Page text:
Cardinals shut down new-look Pirates lineup to avoid sweep
By trading for veteran sluggers Marlon Byrd and Justin Morneau in the final week of August, the Pirates figured they had found a remedy for their often sluggish offense.
Nobody told Joe Kelly. The right-hander subdued the Pirates' new-look lineup Sunday, as the St. Louis Cardinals romped to a 7-2 victory.
The Pirates won two of three games in the series and are tied with the Cardinals atop the NL Central. The two teams will clash again this weekend at Busch Stadium in St. Louis — their final three scheduled matchups of the regular season.
Over six innings, Kelly (7-3) gave up four singles, walked two and struck out five. He said his approach against the Pirates was a little different with the new faces in their lineup.
“I had to watch some video on those guys,” Kelly said. “We didn't really have much on (Morneau) because he came here yesterday. But you still just want to pitch your game. Even if his strength is hitting the fastball away, if that's my strength I'm just going to keep doing what I can do and pitch my game. But I had to take a little time to look those guys up.”
With Starling Marte still on the disabled list, manager Clint Hurdle chose Neil Walker over Jordy Mercer to bat leadoff. Walker went 1 for 4 in his debut in the top spot.
Byrd and Morneau were in the lineup together for the first time and batted fifth and sixth, respectively. They went a combined 3 for 6 with two walks.
“They have mental and physical toughness, and big-game experience,” Hurdle said. “It makes us deeper, makes us better. We've got to go play now.”
Byrd's single up the middle in the sixth inning drove in the Pirates' first run. He doubled and scored in the ninth.
“I'm glad to be part of a winning team,” Byrd said. “I want to do everything I can to help.”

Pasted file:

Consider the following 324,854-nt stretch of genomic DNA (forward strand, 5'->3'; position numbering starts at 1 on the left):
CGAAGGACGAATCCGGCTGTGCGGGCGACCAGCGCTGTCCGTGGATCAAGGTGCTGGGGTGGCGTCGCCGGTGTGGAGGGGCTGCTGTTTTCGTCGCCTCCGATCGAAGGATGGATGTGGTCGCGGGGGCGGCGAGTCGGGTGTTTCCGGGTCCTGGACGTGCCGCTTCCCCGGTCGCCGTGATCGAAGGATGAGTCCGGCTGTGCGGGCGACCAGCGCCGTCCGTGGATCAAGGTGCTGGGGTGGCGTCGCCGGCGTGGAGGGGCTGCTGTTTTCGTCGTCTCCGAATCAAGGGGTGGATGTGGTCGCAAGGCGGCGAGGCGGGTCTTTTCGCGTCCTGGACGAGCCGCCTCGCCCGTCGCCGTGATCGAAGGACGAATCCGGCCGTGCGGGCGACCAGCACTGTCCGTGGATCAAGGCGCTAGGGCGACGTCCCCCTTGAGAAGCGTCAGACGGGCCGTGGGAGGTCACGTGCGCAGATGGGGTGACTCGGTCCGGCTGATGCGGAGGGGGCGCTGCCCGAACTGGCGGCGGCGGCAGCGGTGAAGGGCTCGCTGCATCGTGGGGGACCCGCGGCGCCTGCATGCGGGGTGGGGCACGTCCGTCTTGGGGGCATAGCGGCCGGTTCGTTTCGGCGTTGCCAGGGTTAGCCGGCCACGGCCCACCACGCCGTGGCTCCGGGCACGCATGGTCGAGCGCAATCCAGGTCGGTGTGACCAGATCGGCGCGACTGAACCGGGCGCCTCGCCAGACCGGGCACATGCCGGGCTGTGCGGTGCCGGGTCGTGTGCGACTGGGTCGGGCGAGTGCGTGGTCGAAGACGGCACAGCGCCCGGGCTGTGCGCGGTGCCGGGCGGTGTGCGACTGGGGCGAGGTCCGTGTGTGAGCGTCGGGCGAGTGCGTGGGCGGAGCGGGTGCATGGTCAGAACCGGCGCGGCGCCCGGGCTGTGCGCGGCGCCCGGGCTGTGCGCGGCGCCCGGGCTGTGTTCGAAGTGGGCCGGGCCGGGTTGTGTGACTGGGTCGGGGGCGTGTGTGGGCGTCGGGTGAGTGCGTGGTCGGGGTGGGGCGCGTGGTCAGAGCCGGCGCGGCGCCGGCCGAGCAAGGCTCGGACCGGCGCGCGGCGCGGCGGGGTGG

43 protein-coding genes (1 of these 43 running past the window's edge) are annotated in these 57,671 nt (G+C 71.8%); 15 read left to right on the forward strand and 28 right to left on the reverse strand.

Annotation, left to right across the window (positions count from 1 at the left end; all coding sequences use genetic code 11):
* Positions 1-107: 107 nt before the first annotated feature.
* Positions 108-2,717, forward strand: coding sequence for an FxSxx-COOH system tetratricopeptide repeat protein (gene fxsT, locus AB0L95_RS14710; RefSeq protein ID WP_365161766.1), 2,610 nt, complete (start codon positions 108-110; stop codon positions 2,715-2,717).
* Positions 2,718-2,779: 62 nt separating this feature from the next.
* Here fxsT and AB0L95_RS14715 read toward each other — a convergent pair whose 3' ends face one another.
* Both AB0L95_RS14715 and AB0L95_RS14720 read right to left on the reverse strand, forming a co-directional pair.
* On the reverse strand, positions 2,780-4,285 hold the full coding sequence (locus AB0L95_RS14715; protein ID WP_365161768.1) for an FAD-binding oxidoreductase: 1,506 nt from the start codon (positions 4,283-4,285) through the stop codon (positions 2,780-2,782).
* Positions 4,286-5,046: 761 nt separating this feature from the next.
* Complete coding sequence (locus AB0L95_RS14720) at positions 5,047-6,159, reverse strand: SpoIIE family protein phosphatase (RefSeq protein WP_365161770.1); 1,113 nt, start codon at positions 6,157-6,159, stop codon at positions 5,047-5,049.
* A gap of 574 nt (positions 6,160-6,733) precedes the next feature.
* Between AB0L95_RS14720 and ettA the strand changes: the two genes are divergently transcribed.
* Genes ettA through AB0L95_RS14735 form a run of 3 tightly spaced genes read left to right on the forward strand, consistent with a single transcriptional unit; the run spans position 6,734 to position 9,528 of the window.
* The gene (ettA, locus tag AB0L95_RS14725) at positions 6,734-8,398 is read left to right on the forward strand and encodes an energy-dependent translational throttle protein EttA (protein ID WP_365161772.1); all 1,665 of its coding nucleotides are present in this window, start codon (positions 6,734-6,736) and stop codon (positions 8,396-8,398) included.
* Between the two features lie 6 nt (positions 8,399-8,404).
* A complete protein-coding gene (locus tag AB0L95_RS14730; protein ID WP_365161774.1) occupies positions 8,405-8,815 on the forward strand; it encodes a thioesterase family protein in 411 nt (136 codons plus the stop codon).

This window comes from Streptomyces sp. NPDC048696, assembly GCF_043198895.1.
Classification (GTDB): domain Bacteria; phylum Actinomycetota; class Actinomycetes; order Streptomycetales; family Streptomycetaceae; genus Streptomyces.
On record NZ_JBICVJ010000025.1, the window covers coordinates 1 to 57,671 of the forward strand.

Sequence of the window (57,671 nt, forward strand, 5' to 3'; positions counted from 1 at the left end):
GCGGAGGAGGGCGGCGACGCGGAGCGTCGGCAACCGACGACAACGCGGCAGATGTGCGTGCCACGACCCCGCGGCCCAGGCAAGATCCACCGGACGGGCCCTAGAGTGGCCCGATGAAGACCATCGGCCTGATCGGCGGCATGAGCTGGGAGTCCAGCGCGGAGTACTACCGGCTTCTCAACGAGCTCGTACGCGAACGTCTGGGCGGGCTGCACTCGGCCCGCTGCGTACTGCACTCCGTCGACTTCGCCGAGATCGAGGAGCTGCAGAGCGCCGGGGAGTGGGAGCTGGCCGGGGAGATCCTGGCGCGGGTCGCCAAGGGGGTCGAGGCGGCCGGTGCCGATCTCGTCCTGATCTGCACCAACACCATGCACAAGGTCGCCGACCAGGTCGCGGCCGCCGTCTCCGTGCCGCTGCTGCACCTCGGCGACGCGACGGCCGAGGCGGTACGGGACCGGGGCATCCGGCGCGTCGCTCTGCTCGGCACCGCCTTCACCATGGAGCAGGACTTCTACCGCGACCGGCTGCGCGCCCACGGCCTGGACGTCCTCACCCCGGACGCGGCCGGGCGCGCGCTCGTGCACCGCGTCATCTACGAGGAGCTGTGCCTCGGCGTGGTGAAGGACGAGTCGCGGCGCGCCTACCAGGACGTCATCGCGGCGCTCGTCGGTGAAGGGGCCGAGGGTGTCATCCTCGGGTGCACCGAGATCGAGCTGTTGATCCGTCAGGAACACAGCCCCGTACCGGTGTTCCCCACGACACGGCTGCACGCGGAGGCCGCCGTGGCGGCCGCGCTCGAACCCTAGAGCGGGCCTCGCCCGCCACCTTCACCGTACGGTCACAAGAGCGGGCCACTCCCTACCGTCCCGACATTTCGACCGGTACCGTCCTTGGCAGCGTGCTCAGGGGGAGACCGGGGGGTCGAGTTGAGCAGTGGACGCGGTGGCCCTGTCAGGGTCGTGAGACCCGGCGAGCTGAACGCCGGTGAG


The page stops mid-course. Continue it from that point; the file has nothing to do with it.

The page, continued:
A sellout crowd of 37,912 came to PNC Park wanting to witness a series sweep, but those hopes were quickly crushed. Pirates starter Kris Johnson yielded five runs in two-plus innings.
It took Johnson 20 minutes to get through the top of the first. The lefty threw 37 pitches —19 balls, 18 strikes — and allowed three runs on three hits, two walks and two wild pitches.
Allen Craig and Yadier Molina began the third with back-to-back singles. David Freese doubled to the North Side Notch, which gave the Cardinals a 5-0 lead and knocked Johnson out of the game.
“His control wasn't on point and that hurt us,” catcher John Buck said. “We didn't do ourselves any favors by falling behind in counts. Then, he tried to force a couple pitches.”
Johnson is a 28-year-old journeyman who two years ago pitched for the Kansas City T-Bones of the independent American Association to reignite his career. In his big league debut Aug. 18, Johnson tossed six innings of relief and was the loser in a 4-2, 16-inning defeat against the Arizona Diamondbacks.
“There was a little more nerves today because of the anticipation of starting,” Johnson said. “These are the kind of situations you want to be put in; I just didn't take advantage of it. I worked all my life to get here and fell short.”